While Toronto’s infamous TTC isn't always "the better way" as its once long-time slogan stated, the city could virtually come to a standstill should its trains, buses, and streetcars grind to a halt in the event of a strike. That, most of us can agree on. After all, some 1.3 million riders rely on the service each weekday.

But a strike could become a reality come Friday at 12 am, should countless TTC drivers, station staff, collectors, and maintenance workers walk off the job. For the meantime, with the clock ticking in the background, talks continue between the Amalgamated Transit Union 113, which represents some 12,000 TTC workers, and the Toronto Transit Commission (TTC) continue as they struggle to reach a new deal after a collective agreement expired on March 31. But the union says little progress has been made in these talks.

Countless Toronto residents have recently learned the fun fact that the TTC is not considered an essential service and, therefore, its employees may walk off the job and hit the picket lines. The last time the transit system saw a weekend-long strike was back in 2008, before it was deemed an essential service for 15 years until 2023.

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On May 23, ATU announced their official strike date of June 7 after a win in the Ontario Court of Appeal that affirmed that the TTC workers’ right to strike was protected by the Canadian Charter of Rights and Freedoms. “The Local 113’s Bargaining Committee continues to negotiate with the employer; however, we remain far apart on our issues of job security, wages and benefits,” reads a press release issued by ATU on May 23, 2024. “Following the No Board Report issued by the Ministry of Labour, Local 113 will be in a legal strike position as of June 7, 2024. The Executive Board has considered the decision carefully, and we are announcing that we have set our Strike Date for Friday, June 7, 2024.”

As the date looms closer, the possibility of a strike becomes more probable. The union is demanding increases in wages, job security, and benefits. A video posted on the ATU website yesterday highlights Toronto’s sky-high cost of living – from food prices to housing – and the impact it’s having on TTC employees. “Transit workers are struggling to live in a city they help move every day,” says a voiceover.

A TTC strike would cause massive disruptions for an already congested city – and not just for TTC riders. In the event of a strike, there will be no service or transportation-related accommodations provided by the TTC, confirms TTC spokesperson Stuart Green.

It will literally come to a stand-still.

"The TTC and ATU remain at the bargaining table with both sides focused on reaching a new agreement that avoids any service disruption," Green tells STOREYS. "Talks are productive and professional, however, in the event of a full withdrawal of labour there would be no TTC service available. Our belief is that a settlement can be reached and that we can avoid this scenario."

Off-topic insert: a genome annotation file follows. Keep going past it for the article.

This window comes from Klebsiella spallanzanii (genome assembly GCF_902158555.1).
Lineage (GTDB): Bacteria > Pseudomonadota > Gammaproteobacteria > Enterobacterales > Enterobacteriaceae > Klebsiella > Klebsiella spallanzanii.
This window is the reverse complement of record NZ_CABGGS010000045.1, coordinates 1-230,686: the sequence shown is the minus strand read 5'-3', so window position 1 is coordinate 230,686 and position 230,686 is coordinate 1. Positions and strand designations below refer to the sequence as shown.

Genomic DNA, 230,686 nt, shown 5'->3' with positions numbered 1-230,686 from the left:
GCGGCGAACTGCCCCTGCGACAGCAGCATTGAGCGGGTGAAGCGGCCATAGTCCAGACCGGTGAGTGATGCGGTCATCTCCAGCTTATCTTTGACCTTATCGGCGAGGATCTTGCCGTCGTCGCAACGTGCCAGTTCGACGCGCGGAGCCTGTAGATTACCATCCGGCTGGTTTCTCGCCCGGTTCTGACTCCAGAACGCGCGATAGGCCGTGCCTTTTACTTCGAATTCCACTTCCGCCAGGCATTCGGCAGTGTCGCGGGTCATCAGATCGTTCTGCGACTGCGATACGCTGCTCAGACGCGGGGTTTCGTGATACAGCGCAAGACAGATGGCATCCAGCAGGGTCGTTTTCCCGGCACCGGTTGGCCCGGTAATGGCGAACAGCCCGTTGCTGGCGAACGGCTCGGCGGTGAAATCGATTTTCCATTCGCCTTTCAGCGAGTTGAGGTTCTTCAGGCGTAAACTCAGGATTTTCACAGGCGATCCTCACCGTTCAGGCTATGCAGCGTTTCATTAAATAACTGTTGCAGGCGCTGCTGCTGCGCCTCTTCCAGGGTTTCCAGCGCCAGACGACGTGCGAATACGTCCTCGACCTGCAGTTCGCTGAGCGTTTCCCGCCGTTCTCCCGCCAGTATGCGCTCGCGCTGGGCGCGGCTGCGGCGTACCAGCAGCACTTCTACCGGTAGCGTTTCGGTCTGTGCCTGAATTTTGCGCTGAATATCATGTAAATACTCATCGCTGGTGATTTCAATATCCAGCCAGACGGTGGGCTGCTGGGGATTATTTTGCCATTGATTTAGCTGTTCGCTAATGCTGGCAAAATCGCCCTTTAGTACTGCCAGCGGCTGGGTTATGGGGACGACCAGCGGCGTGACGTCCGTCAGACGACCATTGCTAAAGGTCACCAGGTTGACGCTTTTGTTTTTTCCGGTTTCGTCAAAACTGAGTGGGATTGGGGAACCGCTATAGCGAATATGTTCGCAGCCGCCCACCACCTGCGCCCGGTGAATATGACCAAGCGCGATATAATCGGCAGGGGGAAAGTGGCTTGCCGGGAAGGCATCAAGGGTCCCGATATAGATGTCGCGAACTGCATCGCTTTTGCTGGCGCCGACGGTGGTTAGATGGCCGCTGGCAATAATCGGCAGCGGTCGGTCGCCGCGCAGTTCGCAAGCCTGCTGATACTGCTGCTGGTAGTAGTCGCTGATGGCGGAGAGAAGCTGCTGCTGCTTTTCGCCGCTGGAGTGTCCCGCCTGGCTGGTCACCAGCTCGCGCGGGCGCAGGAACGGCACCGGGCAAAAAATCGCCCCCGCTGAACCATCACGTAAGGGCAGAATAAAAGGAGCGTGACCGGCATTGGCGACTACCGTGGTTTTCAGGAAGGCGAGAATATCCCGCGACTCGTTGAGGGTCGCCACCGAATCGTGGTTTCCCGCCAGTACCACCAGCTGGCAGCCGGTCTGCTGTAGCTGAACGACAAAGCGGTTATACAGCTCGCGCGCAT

So, countless Toronto residents will be forced to cancel their plans and stay put. For workers who rely on transit for work, they're likely going to have to scramble to find other forms of transportation. "A TTC strike will affect everyone in Toronto, not just transit users," says Shelagh Pizey-Allen, theexecutive director of advocacy group TTCriders. "A strike means that TTC buses, streetcars, and subways will not run. Workers in many industries and public services depend on the TTC to get to work, and gridlock is already bad: Some workplaces could be closed or short staffed if people cannot get to work, and traffic will get even busier."


There simply isn't a contingency plan... it's not like school bus drivers from across the province will drive into the city and create their own makeshift system (though, some may argue, it may be more efficient than current operations). "We are not aware of any contingency plans that have been shared with the public," says Shelagh Pizey-Allen. "However, ATU Local 113 published a statement on the TTC's strike protocol last night and has confirmed they will 'continue to operate full Wheel-Trans services in the event of a strike/lockout."

The good news is that there isn't a ton happening in the city this weekend. While there are a few festivals taking place, the city won't see any road-closing marathons and the Blue Jays are playing out of town all weekend. We can only imagine the chaos and congestion that would ensue if this was August and we added the CNE, back-to-back Budweiser Stage concerts (this weekend there's only one, Pixies and Modest Mouse, on Saturday night), a Toronto FC game, and a Jays game to the equation.

We're willing to bet that the city's bike share stations will remain bare the duration of the strike, unless you're early enough to scoop one up.

For those coming in to the city from its outskirts, GO Transit will still be in operation.The good(ish) news? While it may be rainy, the temperatures will be perfect for clocking in all those steps. With Toronto's traffic, if you're able to, walking or biking will be the only "better way" available in the event of a strike.